11. 11. ONOS Phase 1: Goals December 2012 – December 2013  Demo Key Functionality  Fault-Tolerance: Highly Available control plane  Scale-out: Using distributed architecture  Global Network View: Network Graph abstraction  Non Goals  Performance optimization  Stress testing
  12. 12. ONOS – Architecture Overview
  13. 13. ONOS High Level Architecture Control Application Applications Control Application Network Graph Distributed Network Graph/State Titan Graph DB Eventually consistent Cassandra In-Memory DHT Distributed Registry Strongly Consistent Coordination Instance 1 OpenFlow Controller+ Scale-out Zookeeper Instance 2 OpenFlow Controller+ Instance 3 OpenFlow Controller+ Host +Floodlight Drivers Host Host
  14. 14. Scale-out & HA
  15. 15. ONOS Scale-Out Network Graph Global network view Distributed Network OS Instance 1 Instance 2 Instance 3 Data plane An instance is responsible for maintaining a part of network graph Control capacity can grow with network size or application need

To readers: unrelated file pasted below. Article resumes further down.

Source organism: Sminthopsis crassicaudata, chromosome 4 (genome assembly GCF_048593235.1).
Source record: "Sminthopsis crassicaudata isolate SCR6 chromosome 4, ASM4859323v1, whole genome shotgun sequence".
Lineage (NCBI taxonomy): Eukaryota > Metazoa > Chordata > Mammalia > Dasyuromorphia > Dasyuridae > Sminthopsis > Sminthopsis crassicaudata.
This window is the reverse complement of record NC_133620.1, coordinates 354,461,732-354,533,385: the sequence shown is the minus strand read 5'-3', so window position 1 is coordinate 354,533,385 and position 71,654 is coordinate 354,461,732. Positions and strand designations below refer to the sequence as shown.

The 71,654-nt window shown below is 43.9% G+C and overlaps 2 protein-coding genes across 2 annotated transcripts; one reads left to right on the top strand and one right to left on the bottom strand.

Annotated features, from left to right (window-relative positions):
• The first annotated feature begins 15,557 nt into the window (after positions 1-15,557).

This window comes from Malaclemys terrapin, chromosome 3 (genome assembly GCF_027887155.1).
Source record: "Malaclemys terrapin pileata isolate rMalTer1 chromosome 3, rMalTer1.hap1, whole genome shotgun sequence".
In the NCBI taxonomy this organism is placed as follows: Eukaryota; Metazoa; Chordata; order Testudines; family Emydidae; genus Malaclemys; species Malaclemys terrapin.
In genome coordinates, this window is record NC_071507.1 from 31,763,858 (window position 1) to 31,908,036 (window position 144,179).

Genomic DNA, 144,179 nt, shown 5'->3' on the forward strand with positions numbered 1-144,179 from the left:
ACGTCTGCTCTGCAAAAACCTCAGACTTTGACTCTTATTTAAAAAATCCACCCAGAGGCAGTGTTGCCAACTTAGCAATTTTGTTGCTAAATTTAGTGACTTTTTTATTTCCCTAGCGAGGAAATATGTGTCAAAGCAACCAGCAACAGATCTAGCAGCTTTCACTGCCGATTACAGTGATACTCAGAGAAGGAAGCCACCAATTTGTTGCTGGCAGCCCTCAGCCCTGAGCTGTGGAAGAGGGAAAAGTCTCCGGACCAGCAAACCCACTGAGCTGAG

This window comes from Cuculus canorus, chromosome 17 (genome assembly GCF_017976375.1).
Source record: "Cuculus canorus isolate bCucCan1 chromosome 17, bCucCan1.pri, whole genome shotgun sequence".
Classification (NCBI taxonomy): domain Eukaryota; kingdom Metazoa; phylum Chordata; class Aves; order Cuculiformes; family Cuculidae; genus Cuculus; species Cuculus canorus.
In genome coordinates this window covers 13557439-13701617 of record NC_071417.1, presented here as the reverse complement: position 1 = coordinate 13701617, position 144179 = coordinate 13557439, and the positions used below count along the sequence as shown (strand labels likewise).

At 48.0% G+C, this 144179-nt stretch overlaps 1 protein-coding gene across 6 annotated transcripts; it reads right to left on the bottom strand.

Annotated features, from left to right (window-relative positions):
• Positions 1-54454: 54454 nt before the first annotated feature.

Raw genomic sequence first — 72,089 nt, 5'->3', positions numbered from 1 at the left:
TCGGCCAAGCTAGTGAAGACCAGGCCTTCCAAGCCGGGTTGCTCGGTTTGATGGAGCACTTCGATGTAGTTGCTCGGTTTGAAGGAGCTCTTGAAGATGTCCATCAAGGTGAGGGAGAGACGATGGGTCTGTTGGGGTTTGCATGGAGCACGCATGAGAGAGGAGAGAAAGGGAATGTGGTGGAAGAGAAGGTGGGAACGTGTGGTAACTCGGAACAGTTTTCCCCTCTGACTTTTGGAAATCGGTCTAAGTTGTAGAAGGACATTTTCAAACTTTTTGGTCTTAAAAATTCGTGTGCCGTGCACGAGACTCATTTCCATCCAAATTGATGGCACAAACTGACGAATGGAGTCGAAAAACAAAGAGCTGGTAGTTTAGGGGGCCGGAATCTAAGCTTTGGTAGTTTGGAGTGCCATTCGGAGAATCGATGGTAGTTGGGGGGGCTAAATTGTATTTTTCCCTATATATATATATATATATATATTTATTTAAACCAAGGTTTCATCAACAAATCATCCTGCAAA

16. 16. ONOS Control Plane Failover Distributed Registry Master Master Switch AA==ONOS 1 Switch NONE Switch A = ONOS 2 Candidates = ONOS 2, Candidates = ONOS 3 ONOS 3 Distributed Network OS Host Master Master Switch AA = NONE Switch = ONOS 1 Switch A = ONOS 2 Candidates = ONOS 2, Candidates = Candidates = ONOS 3 ONOS 3 Instance 1 A Instance 2 Instance 3 E C B Master Master Switch AA==ONOS 1 Switch NONE Switch A = ONOS 2 Candidates = ONOS 2, ONOS 2, Candidates = ONOS 3 ONOS 3 D Host F Host
  17. 17. Network Graph
  18. 18. ONOS Network Graph Abstraction Network Graph Id: 106, Label Id: 105, Label Titan Graph DB Id: 2 C Id: 102, Label Id: 101, Label Id: 104, Label Id: 103, Label Cassandra Key/Value Store Id: 1 A Id: 3 B
  19. 19. Network Graph port switch on port port host port link port on port host device device  Network state is naturally represented as a graph  Graph has basic network objects like switch, port, device and links  Application writes to this graph & programs the data plane switch